Business confidence is likely to go through the floor. There is a palpable panic starting to emerge in the services and retail sectors as businesses worry about the downstream impact on their balance sheets of the tourist industry, for example, suffering a drastic slash of patronage. 

Then there are the enterprises in the tertiary sector and elsewhere lobbying for special treatment, such as exemption from the ban on foreign students from entering New Zealand on direct flights from China.

To agree to such exemptions would be akin to playing politics version of Russian roulette. Were the Government to allow an exemption and a carrier of the virus slipped though the cracks and became the source of a much wider infection, the backlash against Labour — as the governing party whose ministers are carrying all the responsibilities for dealing with the virus and its ramifications — could be something truly awful to behold.

You can argue that the chances of being infected with the virus are in the same region as those applying to winning Lotto’s Powerball.

But when logic is forced to compete with basic, undiluted fear, there is only one outcome. And it is not one that no politician is silly enough to trifle with.

None of all this therefore helps Robertson do what he would most like to do — namely forge a national consensus as to how the potential emergency is best handled. 

Moreover, unlike other national catastrophes of recent times, he can forget thoughts of a bipartisan response to the crisis.

In the hope that the public might be become more amenable to a consensus, Robertson is telling it like it is. He has been frank about what might await the country in coming months, if not weeks.

It is difficult for the Opposition to criticise his instruction to the Treasury to prepare three different scenarios as to the likely impact of the virus on the economy.

These vary from a short, sharp impact over the first half of 2020 before economic activity returns to normal to the second scenario of a longer lasting shock as the global impact feeds through to the local economy for a period of time, and where there are cases of coronavirus in New Zealand.

The third scenario is a global downturn resulting from a global pandemic.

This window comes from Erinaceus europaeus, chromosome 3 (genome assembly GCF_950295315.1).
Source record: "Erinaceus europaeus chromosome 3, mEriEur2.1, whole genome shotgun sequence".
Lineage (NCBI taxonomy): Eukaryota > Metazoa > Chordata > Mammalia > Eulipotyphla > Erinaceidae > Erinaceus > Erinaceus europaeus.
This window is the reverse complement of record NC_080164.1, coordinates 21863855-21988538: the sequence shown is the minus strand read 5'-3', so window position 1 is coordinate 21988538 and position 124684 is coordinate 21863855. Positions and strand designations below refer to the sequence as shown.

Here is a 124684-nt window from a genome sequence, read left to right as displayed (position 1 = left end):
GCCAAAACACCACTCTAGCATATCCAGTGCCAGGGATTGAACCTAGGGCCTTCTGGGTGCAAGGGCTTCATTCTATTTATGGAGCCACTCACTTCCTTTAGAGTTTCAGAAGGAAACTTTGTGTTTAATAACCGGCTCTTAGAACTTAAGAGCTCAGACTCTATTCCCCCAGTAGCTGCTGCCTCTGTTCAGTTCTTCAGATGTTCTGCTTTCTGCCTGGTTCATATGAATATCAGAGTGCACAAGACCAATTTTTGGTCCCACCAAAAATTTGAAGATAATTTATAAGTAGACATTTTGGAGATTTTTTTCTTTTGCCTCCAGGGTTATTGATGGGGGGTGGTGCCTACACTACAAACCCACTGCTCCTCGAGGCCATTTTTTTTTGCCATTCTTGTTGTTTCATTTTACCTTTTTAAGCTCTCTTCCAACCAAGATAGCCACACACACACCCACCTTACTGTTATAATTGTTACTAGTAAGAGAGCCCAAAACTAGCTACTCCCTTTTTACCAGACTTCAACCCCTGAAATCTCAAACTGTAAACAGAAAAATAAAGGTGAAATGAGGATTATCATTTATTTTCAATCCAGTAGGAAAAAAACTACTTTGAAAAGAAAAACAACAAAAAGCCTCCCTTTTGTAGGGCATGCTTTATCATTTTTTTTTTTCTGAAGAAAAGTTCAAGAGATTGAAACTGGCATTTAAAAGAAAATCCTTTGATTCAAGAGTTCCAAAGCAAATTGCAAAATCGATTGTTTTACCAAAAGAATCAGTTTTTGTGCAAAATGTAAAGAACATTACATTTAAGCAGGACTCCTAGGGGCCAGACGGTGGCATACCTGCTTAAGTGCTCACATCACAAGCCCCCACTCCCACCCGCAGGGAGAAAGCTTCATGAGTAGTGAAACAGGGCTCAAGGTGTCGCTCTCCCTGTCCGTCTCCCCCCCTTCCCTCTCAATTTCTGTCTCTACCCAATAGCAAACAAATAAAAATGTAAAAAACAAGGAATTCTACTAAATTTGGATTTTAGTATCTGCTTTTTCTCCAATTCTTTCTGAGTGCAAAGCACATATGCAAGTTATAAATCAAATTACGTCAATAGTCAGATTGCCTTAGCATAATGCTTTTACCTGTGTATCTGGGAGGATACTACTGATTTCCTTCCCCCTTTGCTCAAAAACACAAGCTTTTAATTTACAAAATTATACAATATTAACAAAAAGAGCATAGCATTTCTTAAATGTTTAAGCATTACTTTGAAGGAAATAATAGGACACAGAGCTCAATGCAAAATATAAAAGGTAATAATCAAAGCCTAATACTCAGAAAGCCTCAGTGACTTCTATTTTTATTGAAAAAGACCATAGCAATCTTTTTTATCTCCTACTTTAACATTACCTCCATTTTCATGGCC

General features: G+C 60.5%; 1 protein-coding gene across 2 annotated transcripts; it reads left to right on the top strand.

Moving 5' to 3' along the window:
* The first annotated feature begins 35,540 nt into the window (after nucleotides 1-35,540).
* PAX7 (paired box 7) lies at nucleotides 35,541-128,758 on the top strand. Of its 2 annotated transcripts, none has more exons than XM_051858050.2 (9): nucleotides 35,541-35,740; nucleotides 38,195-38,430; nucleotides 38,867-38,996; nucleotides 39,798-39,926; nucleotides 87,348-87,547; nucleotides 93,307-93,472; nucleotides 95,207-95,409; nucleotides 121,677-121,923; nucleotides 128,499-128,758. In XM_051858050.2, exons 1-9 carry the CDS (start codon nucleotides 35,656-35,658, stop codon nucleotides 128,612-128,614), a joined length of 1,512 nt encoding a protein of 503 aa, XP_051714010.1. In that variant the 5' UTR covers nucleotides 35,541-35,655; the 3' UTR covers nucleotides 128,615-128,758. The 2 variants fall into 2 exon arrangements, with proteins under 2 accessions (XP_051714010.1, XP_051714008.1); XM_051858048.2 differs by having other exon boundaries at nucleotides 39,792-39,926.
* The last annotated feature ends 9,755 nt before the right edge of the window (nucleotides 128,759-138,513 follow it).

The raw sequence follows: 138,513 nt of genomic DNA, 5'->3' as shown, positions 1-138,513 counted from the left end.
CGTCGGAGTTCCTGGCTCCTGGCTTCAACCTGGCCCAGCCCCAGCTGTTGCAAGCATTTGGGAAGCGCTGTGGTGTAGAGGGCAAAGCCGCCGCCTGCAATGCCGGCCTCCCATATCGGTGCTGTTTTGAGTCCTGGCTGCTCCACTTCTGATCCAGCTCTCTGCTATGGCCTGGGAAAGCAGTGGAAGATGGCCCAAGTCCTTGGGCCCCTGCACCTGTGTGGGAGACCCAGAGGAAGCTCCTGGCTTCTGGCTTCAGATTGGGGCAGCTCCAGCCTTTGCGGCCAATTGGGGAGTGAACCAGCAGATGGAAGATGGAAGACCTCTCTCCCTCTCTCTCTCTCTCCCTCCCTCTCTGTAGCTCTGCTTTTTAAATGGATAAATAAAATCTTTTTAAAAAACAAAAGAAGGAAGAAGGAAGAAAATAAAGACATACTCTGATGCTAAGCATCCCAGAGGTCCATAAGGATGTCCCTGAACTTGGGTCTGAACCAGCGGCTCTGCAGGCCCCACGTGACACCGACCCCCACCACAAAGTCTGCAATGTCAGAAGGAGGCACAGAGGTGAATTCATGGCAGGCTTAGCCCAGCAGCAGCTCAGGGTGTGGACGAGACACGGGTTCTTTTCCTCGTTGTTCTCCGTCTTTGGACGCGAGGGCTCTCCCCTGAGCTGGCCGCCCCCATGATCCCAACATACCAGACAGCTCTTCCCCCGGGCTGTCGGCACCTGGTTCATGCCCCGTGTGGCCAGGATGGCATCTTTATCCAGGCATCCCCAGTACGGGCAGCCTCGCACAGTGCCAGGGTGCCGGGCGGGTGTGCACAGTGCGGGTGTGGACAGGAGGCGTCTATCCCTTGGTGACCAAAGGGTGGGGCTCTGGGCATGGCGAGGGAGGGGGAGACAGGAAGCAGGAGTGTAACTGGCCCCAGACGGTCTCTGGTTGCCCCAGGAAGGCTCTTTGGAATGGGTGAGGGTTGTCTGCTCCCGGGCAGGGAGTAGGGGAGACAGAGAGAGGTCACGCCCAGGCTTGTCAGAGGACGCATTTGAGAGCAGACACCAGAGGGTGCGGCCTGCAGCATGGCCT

Robertson’s pondering aloud as to whether the country might already be in the second scenario was very deliberate. He cannot now be accused by the Opposition of trying to downplay the dangers to the economy.

Likewise, should the economic shock turn out not to be short, but still very sharp, Robertson can say he gave the public more than adequate warning.

There is also a wider, but hidden game being played here — one which is strictly political and one in which the stakes are quite massive.

Essentially, the virus has reactivated the long-running battle between Labour and National as to which party is best trusted with the task of managing the economy.

It is a battle which Labour has usually found itself on the losing side with public opinion tending to weigh in behind National.

Removing this drag on its electability would pay huge dividends for Labour in its quest to be regarded as a natural party of government rather than the habitual party of Opposition.

If Robertson gets it right and the country escapes a major downturn, he will become a living legend in the eyes of his party.

If he gets it wrong and the country slides into recession, he and Labour can expect to cop the blame — even though what happens may be beyond their control. For that reason, Robertson is keeping all options on the policy-making table.

He has even refused to rule out tax cuts should the economy need such pump-priming to stay afloat.

That is something which Labour would not entertain in normal times.

The country has been pitched into very abnormal times, however. Times in which the only certainty is uncertainty.